Currencies: A Global Review
Currencies: A Global Review
A quiet day on Friday followed a week where the pound fell sharply after a senior Moody's analyst warned that the UK could lose its AAA credit rating if the government fails to hit its economic and fiscal targets. The impact of losing the highest rating would be devastating for the UK’s standing as a global financial hub and Sterling is still shaky. As we come out of the weekend the majority of sterling’s most traded counterparts remain heavily range bound. Furthermore, with ongoing talks in Europe taking the spotlight, the UK may well continue to take a back seat.
Pound Sterling – UK Markets
Sterling stooped to its lowest levels in more than two weeks against the US Dollar after Bank of England officials stated that although inflation is high, it is relatively well controlled making an imminent interest rise less likely. With growth also weakening, causing ten-year gilts to rise, this has helped fuel belief that interest rates will be kept at an all time low for some time to come.
On the back of this sticky news the BoE has have not ruled out the possibility of further emergency bond purchases and although it rose at its fastest pace since 2008, the UK economy failed to grow in the six months leading up to March. Inflationary pressures are also expected to ease in line with external pressures from the global economy.
US Dollar – US Markets
Unfortunately for the US, a combination of fiscal concerns and a slowdown in China’s appetite has threatened to further de-value the already faltering currency. Adding to these woes, the US faces unprecedented levels of unemployment and consequently jobless claims are sky high.
Whilst a measure of concern surrounded the record trade deficit, this has been given a helping hand with exports of US goods and services rising to a record $175.6 billion in April which consequently helped narrow the trade deficit by 6.7 percent. On the flip side, a fall in imports also helped these figures after the Japanese quake continues to affect supply issues.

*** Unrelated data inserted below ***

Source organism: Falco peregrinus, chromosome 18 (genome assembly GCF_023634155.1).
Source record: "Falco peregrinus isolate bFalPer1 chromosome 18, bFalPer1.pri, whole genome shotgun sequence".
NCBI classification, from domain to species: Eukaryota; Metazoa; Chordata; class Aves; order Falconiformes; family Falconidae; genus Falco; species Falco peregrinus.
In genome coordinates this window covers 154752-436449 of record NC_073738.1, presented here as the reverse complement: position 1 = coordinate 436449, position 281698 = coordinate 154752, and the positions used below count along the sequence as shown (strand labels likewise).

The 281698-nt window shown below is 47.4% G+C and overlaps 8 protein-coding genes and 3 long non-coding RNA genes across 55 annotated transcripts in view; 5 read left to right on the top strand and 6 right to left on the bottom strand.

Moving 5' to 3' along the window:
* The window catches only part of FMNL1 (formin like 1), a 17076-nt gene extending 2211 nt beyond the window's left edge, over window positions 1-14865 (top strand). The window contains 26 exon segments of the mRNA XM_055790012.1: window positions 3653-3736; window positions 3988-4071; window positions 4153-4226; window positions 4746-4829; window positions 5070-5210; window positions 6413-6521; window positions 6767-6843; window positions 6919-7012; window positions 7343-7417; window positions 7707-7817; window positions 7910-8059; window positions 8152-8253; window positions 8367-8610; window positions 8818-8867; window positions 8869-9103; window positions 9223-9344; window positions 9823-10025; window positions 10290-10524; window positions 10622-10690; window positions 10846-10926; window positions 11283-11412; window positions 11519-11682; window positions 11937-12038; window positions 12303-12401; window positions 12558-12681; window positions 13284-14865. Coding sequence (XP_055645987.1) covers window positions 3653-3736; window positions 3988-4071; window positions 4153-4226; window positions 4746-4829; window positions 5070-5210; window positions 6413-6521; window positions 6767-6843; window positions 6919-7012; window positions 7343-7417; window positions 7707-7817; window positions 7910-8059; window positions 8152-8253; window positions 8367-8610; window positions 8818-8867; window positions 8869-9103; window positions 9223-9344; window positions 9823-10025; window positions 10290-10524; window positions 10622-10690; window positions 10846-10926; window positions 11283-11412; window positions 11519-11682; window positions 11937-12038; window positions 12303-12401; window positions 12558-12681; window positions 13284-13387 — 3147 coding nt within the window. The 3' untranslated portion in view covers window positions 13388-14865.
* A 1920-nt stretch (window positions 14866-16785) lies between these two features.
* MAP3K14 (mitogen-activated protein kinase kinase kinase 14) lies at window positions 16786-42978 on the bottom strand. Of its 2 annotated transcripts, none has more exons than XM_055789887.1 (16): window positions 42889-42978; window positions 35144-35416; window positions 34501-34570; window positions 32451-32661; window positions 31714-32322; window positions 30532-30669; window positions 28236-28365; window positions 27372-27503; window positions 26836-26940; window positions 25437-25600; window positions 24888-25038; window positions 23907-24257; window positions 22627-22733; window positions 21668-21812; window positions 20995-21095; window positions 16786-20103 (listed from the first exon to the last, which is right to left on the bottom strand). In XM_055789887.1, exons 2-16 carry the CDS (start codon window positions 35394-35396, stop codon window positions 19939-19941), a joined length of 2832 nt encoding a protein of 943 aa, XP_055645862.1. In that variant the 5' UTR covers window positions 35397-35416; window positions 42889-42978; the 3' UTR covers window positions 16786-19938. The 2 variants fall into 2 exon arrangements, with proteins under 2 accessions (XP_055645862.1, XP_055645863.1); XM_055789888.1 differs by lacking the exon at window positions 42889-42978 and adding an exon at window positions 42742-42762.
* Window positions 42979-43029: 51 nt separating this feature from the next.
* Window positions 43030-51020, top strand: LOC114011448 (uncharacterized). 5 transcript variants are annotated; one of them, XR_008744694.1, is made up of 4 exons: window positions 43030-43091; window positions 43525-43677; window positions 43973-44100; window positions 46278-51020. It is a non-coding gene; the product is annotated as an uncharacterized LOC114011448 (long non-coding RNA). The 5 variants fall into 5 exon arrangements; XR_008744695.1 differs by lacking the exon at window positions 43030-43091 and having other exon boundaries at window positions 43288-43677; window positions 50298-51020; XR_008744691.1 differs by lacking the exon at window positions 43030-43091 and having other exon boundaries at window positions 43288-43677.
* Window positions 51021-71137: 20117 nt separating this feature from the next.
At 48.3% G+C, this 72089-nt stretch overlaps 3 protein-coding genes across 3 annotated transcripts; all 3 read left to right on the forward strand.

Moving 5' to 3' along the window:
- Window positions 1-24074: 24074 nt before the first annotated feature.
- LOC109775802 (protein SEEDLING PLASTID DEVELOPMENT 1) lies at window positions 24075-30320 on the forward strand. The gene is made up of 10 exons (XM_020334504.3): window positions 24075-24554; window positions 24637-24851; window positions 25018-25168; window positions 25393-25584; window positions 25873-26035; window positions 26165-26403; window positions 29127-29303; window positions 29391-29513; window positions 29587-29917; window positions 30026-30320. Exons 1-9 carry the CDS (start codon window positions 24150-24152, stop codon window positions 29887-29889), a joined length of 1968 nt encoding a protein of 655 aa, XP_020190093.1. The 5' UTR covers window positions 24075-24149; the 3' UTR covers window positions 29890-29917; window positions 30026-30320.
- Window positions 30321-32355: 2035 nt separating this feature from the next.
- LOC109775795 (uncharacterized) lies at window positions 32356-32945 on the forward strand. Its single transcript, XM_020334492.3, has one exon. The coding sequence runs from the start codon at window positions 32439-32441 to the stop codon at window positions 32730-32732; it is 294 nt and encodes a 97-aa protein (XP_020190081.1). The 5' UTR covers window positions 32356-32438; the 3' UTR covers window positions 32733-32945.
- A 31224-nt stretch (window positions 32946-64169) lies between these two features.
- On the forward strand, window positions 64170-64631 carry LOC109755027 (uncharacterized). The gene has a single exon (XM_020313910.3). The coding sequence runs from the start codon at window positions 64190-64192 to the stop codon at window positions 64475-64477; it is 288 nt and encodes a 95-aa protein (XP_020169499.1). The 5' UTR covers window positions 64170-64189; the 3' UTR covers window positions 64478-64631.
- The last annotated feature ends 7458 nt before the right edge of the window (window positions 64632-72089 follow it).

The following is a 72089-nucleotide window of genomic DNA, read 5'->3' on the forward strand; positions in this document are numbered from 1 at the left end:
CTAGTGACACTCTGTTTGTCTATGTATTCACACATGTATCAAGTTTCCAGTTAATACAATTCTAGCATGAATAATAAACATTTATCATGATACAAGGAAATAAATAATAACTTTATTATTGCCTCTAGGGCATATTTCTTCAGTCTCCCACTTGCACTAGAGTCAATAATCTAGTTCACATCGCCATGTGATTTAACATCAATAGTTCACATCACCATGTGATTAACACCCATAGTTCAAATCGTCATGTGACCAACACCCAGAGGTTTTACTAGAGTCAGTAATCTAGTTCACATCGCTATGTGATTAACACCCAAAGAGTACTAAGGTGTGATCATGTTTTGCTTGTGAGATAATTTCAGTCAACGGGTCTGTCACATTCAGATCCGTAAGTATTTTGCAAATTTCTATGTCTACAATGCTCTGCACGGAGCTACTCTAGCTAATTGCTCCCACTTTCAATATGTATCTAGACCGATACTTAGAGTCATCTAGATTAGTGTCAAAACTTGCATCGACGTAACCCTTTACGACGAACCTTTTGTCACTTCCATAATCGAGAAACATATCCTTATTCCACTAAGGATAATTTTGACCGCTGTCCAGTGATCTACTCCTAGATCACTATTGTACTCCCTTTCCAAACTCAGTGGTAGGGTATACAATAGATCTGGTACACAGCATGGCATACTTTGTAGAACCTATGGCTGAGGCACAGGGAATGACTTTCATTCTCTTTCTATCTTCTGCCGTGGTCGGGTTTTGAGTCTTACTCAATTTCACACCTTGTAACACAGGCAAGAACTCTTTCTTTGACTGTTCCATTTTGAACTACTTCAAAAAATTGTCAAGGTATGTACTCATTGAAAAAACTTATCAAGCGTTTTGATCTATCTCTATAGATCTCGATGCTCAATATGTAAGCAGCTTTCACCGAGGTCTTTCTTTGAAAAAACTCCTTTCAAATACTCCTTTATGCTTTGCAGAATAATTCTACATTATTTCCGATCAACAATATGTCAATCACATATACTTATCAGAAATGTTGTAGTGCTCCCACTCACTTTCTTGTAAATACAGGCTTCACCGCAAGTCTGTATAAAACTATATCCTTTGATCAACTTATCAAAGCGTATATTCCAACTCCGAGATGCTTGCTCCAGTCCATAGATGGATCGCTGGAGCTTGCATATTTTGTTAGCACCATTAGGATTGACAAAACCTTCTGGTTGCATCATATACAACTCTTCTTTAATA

Euro – European Markets
European Central Bank President Jean-Claude Trichet announced last week that there would be no direct relationship with the Greek bailout package. The comments have sparked stern discussions between the ECB and Germany; the only solution to which may be a huge amount of compromise. The bottom line is Trichet believes that enforcing creditors to pay some of the cost of a bailout would be a ‘huge mistake’.
The row has threatened to halt the bailout saga that has been ongoing now for some time. The International Monetary Fund has also stated that unless a deal is struck it may withhold what is left of the initial 110 billion-euro bailout package. The argument still threatens to de-rail the euro, so investors still believe selling the single currency may not be a bad idea making now a good time for Euro sellers to speak to their broker.
Other Currencies – Highlights
Elsewhere, Japan’s machinery orders fell for the first time in four months in April giving signs that companies are sourcing elsewhere after the March quake. This only adds to concerns that suggest the recession will drag on into the currency quarter. On the back of this, there is speculation that the Bank of Japan will introduce more stimulus measures to boost economic growth.
A further sign that the global economic recovery is slowing surrounds the recent slump in Asian currencies. Curbed demand for emerging market assets has caused 7 of the 10 most-traded regional currencies (excluding the yen) to fall last week.